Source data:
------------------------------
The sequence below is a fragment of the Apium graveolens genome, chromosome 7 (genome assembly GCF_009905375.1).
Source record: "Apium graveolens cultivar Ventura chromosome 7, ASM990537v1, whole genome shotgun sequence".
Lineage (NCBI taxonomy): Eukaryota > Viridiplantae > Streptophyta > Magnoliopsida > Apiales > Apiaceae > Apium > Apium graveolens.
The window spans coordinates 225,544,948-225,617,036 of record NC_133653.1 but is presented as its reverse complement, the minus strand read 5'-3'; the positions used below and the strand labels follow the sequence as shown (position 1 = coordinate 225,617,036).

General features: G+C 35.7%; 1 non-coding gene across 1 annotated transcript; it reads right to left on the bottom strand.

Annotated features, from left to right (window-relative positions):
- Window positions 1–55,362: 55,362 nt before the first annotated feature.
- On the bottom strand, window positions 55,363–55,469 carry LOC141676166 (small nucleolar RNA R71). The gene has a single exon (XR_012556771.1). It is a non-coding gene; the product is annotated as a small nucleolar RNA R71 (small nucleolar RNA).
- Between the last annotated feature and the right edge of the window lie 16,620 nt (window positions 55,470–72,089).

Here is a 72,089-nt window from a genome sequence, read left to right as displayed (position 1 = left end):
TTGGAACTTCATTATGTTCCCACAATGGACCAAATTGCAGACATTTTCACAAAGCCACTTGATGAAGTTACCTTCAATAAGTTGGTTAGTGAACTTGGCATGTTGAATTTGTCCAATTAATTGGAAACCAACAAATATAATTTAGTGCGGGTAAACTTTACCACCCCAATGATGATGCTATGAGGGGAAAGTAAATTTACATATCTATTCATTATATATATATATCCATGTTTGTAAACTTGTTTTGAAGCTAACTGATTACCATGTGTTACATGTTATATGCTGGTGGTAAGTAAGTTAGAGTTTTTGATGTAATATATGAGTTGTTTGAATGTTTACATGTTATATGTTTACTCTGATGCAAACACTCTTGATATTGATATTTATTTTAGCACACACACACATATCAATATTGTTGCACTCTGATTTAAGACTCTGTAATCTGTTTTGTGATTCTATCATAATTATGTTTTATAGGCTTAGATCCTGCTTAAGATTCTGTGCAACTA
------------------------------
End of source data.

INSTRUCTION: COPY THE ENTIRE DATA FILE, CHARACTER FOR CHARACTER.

The sequence below is a fragment of the Apium graveolens genome, chromosome 7 (genome assembly GCF_009905375.1).
Source record: "Apium graveolens cultivar Ventura chromosome 7, ASM990537v1, whole genome shotgun sequence".
Lineage (NCBI taxonomy): Eukaryota > Viridiplantae > Streptophyta > Magnoliopsida > Apiales > Apiaceae > Apium > Apium graveolens.
The window spans coordinates 225,544,948-225,617,036 of record NC_133653.1 but is presented as its reverse complement, the minus strand read 5'-3'; the positions used below and the strand labels follow the sequence as shown (position 1 = coordinate 225,617,036).

General features: G+C 35.7%; 1 non-coding gene across 1 annotated transcript; it reads right to left on the bottom strand.

Annotated features, from left to right (window-relative positions):
- Window positions 1–55,362: 55,362 nt before the first annotated feature.
- On the bottom strand, window positions 55,363–55,469 carry LOC141676166 (small nucleolar RNA R71). The gene has a single exon (XR_012556771.1). It is a non-coding gene; the product is annotated as a small nucleolar RNA R71 (small nucleolar RNA).
- Between the last annotated feature and the right edge of the window lie 16,620 nt (window positions 55,470–72,089).

Here is a 72,089-nt window from a genome sequence, read left to right as displayed (position 1 = left end):
TTGGAACTTCATTATGTTCCCACAATGGACCAAATTGCAGACATTTTCACAAAGCCACTTGATGAAGTTACCTTCAATAAGTTGGTTAGTGAACTTGGCATGTTGAATTTGTCCAATTAATTGGAAACCAACAAATATAATTTAGTGCGGGTAAACTTTACCACCCCAATGATGATGCTATGAGGGGAAAGTAAATTTACATATCTATTCATTATATATATATATCCATGTTTGTAAACTTGTTTTGAAGCTAACTGATTACCATGTGTTACATGTTATATGCTGGTGGTAAGTAAGTTAGAGTTTTTGATGTAATATATGAGTTGTTTGAATGTTTACATGTTATATGTTTACTCTGATGCAAACACTCTTGATATTGATATTTATTTTAGCACACACACACATATCAATATTGTTGCACTCTGATTTAAGACTCTGTAATCTGTTTTGTGATTCTATCATAATTATGTTTTATAGGCTTAGATCCTGCTTAAGATTCTGTGCAACTA